All for Swiss-style governments: Gregory Fossedal, author of 'Direct Democracy in Switzerland', strongly advocates the Swiss style of government worldwide. He deliberates over the issue with Swiss News.

AuteurMaupin, Michael
Fonction Feature

Gregory Fossedal is the chairman of the Alexis de Toequeville Institution, a research foundation in Washington, D.C. and has recently authored 'Direct Democracy in Switzerland'. He makes a strong case for the introduction of the Swiss style of government in other Western European countries, the United States and many of the globe's nascent democracies. Fossedal shares his views on the benefits and viability of direct democracy and how and why it should be implemented elsewhere in the world.

Swiss News: In a survey conducted by 'Die Zeit' newspaper in Germany in 2002, the Swiss were ranked as the happiest among their Western European and North American counter. parts. The main reasons cited for their happiness were their high degree of freedom and satisfaction with their direct democracy (DD) governmental system. Even in 1975, the Gallup polling institution came up with similar results and for the same reasons, In your view, is there any such real correlation between government and happiness?

Gregory Fossedal: Yes, because politics, as Aristotle said, is "the highest art". When people ask me to speak about Switzerland's system, in the US and elsewhere, one of the first questions normally asked is, "granted that the Swiss make this system work, isn't it too advanced for others?",

If there is one central message of my book, it is that statecraft is possible--that institutions shape what is possible and what people are capable of. In other words, the "are the people here 'ready'?" question has it backwards. Switzerland, by these standards, was not "ready" for direct democracy in the 19th and even 20th centuries. But having it made them ready created the most advanced, responsible citizens in the world.

There are, of course, many causes of Swiss social and economic happiness. But in my opinion, one of the central ones is direct democracy (referendum and initiative, both critical, but the latter, especially important). It is the one thing that is most distinctive about Switzerland's political system and animates much of the rest.

On the "happiness of man"--spiritually speaking-I believe, is a question of what mankind is, and what men and women believe they are and think they are. Who created us, and why; how should we relate to that personality or force, and, to paraphrase Woody Allen, "if there is a God, why is he such an underachiever"? (By way of full disclosure, I'm a Roman Catholic by conversion; but my favourite church, I must admit, is one on North Capitol Street in Washington, D.C. that periodically posts a banner, "Sinners welcome".)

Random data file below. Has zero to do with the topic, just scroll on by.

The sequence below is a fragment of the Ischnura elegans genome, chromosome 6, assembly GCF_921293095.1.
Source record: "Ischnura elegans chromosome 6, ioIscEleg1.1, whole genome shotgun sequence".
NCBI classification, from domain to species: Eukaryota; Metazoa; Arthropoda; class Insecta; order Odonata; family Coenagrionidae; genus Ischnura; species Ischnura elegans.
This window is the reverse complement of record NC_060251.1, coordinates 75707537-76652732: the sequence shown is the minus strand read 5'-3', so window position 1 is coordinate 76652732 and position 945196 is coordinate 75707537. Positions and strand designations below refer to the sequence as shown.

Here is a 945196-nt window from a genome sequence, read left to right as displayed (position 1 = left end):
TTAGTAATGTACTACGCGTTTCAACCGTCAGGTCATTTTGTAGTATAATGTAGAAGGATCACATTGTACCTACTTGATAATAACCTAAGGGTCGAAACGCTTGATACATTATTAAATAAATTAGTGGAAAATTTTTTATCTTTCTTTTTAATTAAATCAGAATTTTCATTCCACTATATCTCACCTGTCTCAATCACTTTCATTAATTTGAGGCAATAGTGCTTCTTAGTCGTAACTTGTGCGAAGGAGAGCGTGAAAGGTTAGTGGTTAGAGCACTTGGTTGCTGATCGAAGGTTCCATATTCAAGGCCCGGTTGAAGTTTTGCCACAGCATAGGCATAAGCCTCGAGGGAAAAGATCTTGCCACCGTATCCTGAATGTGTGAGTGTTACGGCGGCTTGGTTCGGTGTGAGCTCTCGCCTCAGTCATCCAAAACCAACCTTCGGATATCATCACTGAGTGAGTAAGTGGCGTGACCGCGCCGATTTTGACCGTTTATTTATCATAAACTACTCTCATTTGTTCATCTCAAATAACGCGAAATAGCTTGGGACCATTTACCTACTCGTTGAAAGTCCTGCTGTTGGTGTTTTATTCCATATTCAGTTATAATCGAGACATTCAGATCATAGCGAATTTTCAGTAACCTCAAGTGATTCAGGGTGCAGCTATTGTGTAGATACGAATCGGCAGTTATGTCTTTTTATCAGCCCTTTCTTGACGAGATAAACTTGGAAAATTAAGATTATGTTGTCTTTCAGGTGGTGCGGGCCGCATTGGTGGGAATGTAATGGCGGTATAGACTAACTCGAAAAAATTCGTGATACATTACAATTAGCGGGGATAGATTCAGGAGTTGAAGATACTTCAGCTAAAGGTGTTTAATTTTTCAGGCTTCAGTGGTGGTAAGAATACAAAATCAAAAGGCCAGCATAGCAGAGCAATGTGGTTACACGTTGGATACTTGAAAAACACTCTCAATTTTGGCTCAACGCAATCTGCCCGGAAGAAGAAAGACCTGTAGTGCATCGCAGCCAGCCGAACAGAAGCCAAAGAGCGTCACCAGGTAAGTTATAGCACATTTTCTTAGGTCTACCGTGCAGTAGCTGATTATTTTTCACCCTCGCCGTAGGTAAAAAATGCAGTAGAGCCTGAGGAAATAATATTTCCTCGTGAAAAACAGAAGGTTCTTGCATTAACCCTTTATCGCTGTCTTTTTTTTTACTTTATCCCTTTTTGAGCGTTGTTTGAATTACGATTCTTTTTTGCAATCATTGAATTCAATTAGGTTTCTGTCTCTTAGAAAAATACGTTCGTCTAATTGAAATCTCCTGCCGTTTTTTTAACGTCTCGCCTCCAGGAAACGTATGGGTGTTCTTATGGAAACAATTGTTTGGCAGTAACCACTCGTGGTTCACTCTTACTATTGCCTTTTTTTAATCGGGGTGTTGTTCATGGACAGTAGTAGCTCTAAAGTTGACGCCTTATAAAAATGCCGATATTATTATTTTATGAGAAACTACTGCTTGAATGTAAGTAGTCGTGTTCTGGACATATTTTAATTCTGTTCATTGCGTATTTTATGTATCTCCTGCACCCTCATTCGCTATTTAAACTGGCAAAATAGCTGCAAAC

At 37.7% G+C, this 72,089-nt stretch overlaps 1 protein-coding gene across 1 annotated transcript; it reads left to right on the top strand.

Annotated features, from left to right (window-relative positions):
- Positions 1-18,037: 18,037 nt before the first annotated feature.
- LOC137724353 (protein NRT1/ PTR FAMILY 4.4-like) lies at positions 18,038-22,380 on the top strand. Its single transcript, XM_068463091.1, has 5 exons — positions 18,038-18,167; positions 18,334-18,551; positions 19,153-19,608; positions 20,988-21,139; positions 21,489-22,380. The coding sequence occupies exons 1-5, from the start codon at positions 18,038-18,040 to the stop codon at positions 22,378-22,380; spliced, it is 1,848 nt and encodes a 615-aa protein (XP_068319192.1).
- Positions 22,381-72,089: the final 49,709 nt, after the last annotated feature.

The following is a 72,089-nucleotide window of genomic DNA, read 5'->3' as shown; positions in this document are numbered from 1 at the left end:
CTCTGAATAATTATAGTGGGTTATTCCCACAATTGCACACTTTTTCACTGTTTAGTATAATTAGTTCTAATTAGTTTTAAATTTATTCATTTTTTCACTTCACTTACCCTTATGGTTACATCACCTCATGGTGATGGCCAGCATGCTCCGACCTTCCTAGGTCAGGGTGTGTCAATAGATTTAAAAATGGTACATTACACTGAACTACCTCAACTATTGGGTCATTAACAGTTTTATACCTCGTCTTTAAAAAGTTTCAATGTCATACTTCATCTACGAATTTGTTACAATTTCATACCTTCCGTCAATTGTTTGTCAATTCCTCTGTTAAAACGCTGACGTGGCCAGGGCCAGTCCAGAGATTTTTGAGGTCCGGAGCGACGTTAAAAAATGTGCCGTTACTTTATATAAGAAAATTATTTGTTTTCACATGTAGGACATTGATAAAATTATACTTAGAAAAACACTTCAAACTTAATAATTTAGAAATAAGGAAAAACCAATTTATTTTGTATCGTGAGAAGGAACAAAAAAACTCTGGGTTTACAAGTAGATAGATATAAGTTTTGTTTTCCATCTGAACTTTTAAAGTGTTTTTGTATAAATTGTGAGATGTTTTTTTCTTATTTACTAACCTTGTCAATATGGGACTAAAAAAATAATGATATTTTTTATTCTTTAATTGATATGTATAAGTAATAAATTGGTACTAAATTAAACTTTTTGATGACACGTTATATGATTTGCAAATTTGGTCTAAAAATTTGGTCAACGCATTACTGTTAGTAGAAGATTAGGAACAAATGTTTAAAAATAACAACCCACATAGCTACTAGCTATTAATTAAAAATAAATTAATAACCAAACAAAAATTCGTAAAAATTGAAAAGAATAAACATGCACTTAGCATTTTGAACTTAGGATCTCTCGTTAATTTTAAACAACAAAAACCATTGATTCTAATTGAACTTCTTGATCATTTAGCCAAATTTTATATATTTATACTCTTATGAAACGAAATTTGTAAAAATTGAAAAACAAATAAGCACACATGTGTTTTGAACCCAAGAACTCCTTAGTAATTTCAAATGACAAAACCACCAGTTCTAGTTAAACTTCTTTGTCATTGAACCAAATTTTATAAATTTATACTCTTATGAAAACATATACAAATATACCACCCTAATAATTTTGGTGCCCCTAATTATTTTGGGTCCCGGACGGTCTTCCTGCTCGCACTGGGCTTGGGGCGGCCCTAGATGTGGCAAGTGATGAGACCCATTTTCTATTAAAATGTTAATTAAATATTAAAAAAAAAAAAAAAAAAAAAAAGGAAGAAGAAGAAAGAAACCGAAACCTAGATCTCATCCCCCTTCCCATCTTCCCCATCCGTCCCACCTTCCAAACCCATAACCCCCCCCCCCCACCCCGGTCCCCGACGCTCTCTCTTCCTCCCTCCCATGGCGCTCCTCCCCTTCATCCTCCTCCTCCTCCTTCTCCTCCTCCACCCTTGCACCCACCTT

If my ideas about direct democracy are right, it may well lead us to a higher level of material, political, and social happiness. But at the end, as my book intimates, you are still left with those higher moral, philosophical, and religious questions. The best that direct democracy or any other political institution can do is clear some of the clutter and clatter of daily events out of the way. Precisely because it has advanced so far politically, I believe Switzerland--or to be more precise, the Swiss--will probably, in the coming years, have to face some of those ultimate issues more directly.

In your most recent book, 'Direct Democracy in Switzerland', you make the plea for the introduction of direct democracy In other Western European countries and the US, claiming that the US is "most ready" for such a "venture." How so? And what would the US have to gain with direct democracy?

"Plea" might be a little strong. To me, direct democracy, is a highly likely evolutionary advance in the existing democracies and a likely innovation even in emerging democracies. Indeed, it is already in place not only in Switzerland, but also in several dozen other countries, to a much more limited extent--including the US (in about half our states) and the emerging EU constitution and expansion process.

In part, then, my book is intended as something of a guidebook to statesmen in other countries, regarding a trend that Tocqueville called...

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